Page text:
“I propose that the information is not stored in the interior of the black hole as one might expect, but on its boundary, the event horizon,” he said today at the KTH Royal Institute of Technology in Stockholm, Sweden. Specifically, he says a “super translation” takes place, which is essentially a hologram of the information. It means that information can survive and escape from a black hole at the event horizon, the boundary at which nothing is said to be able to break free.

    They key to this theory is Hawking radiation. Hawking says it can “pick up” information and move it beyond the event horizon. But it’s not all good news; the information is essentially useless. “The information about ingoing particles is returned, but in a chaotic and useless form,” said Hawking. “This results in the information paradox. For all practical purposes, the information is lost.”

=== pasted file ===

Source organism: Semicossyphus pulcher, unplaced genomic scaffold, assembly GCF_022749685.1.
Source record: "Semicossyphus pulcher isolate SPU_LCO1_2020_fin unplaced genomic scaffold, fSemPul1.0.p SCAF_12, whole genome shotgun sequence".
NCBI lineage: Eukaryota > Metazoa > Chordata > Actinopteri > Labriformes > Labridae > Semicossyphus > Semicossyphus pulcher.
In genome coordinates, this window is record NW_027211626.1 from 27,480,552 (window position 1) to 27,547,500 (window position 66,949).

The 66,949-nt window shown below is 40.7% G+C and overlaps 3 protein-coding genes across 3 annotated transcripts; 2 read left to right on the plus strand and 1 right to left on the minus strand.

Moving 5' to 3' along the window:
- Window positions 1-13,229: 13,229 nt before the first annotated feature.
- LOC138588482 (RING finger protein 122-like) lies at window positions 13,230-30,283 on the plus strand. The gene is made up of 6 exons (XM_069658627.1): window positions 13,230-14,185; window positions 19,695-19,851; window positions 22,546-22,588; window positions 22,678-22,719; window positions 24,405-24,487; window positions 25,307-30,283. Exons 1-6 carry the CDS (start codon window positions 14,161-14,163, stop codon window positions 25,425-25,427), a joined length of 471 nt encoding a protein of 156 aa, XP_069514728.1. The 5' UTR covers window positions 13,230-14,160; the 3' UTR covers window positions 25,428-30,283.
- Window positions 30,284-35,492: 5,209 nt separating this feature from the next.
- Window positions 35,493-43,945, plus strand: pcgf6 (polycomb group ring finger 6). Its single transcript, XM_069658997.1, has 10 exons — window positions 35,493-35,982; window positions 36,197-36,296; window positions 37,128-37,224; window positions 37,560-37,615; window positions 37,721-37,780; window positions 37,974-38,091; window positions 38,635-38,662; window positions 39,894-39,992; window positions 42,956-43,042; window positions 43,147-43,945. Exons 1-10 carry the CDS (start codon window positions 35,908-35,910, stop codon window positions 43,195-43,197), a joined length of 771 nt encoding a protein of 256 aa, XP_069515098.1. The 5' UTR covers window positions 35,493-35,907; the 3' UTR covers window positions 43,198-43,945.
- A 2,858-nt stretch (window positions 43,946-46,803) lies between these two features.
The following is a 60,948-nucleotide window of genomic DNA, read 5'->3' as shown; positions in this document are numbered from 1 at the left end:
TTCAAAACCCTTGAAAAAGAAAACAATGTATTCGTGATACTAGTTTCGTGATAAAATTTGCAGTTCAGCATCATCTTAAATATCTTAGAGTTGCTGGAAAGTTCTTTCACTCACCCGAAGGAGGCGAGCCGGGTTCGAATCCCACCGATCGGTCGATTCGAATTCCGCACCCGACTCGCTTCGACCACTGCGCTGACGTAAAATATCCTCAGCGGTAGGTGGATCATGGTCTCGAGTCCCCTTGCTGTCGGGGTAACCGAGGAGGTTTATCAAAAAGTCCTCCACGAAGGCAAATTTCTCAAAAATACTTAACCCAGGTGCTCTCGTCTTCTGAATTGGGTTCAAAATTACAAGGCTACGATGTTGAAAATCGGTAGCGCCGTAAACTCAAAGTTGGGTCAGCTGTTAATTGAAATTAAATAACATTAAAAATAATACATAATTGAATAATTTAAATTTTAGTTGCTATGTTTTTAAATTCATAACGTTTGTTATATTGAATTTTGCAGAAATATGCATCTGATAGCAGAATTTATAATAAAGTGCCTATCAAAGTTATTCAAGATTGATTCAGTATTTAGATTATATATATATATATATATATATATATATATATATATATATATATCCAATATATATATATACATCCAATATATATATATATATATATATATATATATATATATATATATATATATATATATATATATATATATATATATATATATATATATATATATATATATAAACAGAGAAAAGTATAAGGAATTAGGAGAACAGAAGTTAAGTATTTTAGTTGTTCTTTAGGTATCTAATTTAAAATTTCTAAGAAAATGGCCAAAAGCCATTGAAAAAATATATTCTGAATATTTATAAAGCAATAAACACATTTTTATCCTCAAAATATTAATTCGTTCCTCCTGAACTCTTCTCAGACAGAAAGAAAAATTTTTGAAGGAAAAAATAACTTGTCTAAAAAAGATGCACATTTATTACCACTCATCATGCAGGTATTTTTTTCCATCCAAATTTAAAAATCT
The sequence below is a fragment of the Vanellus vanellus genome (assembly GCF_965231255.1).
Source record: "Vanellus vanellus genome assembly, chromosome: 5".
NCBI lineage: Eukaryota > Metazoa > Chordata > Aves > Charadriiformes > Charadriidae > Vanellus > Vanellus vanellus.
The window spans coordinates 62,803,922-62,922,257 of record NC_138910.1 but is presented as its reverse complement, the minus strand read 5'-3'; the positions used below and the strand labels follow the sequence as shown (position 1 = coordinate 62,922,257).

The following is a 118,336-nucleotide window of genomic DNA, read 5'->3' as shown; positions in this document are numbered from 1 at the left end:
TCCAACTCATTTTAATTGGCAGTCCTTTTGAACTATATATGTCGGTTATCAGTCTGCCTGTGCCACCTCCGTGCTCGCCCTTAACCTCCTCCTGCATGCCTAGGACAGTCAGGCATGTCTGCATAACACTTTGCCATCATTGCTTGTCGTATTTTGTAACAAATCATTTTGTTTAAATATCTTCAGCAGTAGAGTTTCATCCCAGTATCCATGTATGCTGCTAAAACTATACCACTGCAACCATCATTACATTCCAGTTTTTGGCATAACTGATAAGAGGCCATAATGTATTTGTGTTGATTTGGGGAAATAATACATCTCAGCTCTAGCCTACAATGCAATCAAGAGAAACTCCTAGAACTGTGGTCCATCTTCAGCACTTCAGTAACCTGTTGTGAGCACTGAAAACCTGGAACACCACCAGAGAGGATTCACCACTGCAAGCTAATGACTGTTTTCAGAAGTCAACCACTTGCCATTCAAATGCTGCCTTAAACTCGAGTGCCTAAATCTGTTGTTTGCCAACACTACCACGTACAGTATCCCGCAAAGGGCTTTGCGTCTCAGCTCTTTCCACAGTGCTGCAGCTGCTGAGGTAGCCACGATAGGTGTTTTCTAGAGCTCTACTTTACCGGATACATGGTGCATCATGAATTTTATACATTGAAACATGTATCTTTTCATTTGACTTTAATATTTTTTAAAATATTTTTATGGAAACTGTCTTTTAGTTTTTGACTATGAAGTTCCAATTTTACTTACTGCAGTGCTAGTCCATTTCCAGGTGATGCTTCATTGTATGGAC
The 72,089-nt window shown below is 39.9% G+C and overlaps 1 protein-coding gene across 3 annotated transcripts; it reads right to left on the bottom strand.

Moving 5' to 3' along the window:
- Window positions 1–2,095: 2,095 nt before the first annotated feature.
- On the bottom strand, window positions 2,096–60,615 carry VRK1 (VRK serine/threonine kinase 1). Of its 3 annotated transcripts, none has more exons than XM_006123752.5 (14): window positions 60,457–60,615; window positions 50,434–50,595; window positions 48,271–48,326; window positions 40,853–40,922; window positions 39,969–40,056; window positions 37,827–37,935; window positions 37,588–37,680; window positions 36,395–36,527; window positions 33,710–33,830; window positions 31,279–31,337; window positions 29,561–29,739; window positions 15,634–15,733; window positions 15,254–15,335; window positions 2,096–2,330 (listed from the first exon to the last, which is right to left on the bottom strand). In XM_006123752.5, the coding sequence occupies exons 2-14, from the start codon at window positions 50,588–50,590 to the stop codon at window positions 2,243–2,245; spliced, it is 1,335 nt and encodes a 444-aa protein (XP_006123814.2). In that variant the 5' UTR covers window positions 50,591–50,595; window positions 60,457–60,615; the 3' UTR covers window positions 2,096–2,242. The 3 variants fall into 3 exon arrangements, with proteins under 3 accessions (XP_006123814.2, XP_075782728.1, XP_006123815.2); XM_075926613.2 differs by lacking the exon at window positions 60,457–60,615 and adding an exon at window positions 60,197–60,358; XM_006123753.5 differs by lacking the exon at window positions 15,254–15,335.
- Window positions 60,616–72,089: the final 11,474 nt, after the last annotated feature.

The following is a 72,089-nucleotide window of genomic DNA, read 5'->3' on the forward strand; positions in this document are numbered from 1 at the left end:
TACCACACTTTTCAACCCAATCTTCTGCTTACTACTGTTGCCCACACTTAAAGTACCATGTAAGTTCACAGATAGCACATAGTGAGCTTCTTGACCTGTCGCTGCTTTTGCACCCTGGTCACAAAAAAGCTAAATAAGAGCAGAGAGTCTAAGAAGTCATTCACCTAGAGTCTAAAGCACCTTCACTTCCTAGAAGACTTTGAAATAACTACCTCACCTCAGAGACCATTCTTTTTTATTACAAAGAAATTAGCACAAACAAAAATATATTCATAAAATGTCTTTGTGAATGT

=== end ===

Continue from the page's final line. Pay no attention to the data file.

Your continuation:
[​IMG]

    The event horizon is the boundary beyond which nothing, not even light, can escape. NASA/JPL-Caltech.

    Hawking worked on the idea with theoretical physicists Malcolm Perry from the University of Cambridge and Andrew Strominger from Harvard University. Together with a host of theoretical physicists in Stockholm, they will discuss the research throughout this week before presenting their concluding thoughts this Saturday.

    “The message of this lecture is that black holes ain't as black as they are painted,” Hawking said yesterday. “They are not the eternal prisons they were once thought. Things can get out of a black hole both on the outside and possibly come out in another universe.”